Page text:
Instead, state officials will offer support for districts that opt to mandate masks on their own, Ortega said. When asked what legal standing districts have to enforce COVID-19 mitigation measures, Ortega said these policies fall in line with other decisions districts make about the health and safety of students.
“This is no different. Schools have permission to begin to put these policies in place,” he said, noting that the Department of Education has consulted legal counsel on the matter. “Schools have the authority to be able to put [policies such as a mask mandate] in place … especially when there are federal guidelines coming through that have made some requirements.” He cited the CDC mask requirement for buses, trains and planes as an example.
Ortega said officials will continue to rely on individual school districts to determine what mitigation measures should apply to their students. According to Ortega, a lesson he’s learned during the past 16 months is that different districts require different mitigation approaches.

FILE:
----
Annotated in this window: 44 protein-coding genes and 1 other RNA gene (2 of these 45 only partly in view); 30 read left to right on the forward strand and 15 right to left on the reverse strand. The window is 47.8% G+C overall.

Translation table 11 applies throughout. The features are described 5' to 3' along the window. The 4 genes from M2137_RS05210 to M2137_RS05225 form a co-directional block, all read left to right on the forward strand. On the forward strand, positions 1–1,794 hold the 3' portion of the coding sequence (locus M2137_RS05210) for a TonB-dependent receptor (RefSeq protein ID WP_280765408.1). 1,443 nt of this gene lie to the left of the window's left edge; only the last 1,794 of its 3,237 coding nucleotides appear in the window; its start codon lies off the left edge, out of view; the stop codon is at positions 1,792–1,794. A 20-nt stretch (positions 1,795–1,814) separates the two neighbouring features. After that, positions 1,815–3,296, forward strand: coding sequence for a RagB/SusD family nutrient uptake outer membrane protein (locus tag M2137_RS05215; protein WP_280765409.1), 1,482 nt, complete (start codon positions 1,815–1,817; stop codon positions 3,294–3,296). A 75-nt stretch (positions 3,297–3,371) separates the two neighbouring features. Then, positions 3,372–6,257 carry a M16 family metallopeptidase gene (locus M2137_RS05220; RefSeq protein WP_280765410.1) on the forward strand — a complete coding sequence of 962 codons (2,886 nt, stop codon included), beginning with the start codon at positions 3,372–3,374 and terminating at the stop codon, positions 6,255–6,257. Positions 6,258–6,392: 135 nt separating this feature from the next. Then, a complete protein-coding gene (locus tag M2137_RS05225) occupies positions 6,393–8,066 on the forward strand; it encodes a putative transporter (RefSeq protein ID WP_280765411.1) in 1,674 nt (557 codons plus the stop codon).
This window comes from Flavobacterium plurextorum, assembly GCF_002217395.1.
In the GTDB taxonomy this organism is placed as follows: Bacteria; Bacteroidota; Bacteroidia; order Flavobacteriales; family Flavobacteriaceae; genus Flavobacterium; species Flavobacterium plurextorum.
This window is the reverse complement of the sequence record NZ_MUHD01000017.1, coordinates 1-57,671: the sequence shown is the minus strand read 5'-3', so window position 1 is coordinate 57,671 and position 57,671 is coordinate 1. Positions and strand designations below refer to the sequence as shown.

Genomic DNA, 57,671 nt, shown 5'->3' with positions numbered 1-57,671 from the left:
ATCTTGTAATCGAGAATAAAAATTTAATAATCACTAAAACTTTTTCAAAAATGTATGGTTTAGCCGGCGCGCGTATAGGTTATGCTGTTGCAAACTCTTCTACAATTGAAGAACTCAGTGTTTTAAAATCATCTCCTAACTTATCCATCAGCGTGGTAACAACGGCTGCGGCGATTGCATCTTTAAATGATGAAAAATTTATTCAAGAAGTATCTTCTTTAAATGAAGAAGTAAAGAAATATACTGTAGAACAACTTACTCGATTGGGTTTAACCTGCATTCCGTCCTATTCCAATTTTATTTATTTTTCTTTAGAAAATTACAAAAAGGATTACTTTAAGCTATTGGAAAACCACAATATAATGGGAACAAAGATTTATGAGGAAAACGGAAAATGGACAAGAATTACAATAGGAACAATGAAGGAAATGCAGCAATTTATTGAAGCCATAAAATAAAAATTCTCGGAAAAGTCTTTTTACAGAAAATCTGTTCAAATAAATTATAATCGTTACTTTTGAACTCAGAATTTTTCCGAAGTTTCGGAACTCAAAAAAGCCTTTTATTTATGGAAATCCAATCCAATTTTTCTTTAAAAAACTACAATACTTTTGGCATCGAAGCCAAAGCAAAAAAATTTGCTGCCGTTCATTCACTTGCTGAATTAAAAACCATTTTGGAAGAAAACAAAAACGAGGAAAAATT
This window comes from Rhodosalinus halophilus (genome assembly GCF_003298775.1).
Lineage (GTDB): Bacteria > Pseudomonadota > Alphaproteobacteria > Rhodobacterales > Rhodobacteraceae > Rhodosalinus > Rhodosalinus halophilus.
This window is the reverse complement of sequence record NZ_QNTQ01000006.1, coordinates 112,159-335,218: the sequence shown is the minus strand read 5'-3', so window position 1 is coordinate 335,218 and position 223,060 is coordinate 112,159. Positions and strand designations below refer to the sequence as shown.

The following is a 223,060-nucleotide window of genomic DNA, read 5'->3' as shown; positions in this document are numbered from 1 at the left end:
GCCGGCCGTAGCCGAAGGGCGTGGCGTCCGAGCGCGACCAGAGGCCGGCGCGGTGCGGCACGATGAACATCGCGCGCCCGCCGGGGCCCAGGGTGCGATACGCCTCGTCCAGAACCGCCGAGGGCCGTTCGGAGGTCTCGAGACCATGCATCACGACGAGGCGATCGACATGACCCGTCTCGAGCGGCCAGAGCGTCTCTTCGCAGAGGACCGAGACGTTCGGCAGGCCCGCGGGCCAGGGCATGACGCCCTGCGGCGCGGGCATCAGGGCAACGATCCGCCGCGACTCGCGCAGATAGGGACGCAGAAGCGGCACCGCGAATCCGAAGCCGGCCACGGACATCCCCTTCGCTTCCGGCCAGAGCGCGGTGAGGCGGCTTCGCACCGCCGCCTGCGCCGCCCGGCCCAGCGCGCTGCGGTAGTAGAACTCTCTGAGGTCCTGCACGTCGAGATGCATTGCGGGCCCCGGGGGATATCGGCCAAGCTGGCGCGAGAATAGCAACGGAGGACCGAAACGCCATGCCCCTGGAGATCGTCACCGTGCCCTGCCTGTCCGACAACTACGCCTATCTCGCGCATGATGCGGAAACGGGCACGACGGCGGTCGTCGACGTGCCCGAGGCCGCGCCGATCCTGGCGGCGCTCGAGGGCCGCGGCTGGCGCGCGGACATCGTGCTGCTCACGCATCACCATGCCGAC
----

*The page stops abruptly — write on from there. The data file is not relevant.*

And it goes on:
“Circumstances were very different across the entire commonwealth when it came to making decisions about mitigation efforts. This is especially true when schools began to do things … that ended up minimizing transmission at the local level,” he said. “We know that difference is going to exist.”
While officials are strongly recommending masks, Ortega stressed, they are only one piece of what he called a “menu” of strategies. Among those strategies is a state-sponsored COVID-19 testing program for schools announced last week.
The program is available to all K-12 school districts. It uses pooled classroom testing, which combines anterior nasal swab samples from all consenting individuals in a classroom and runs them as a single test to determine the presence of the virus in a school.
Boston-based Concentric by Ginkgo Bioworks will run the program. The company already operates in Arizona, Maine, Massachusetts, New Hampshire and other states.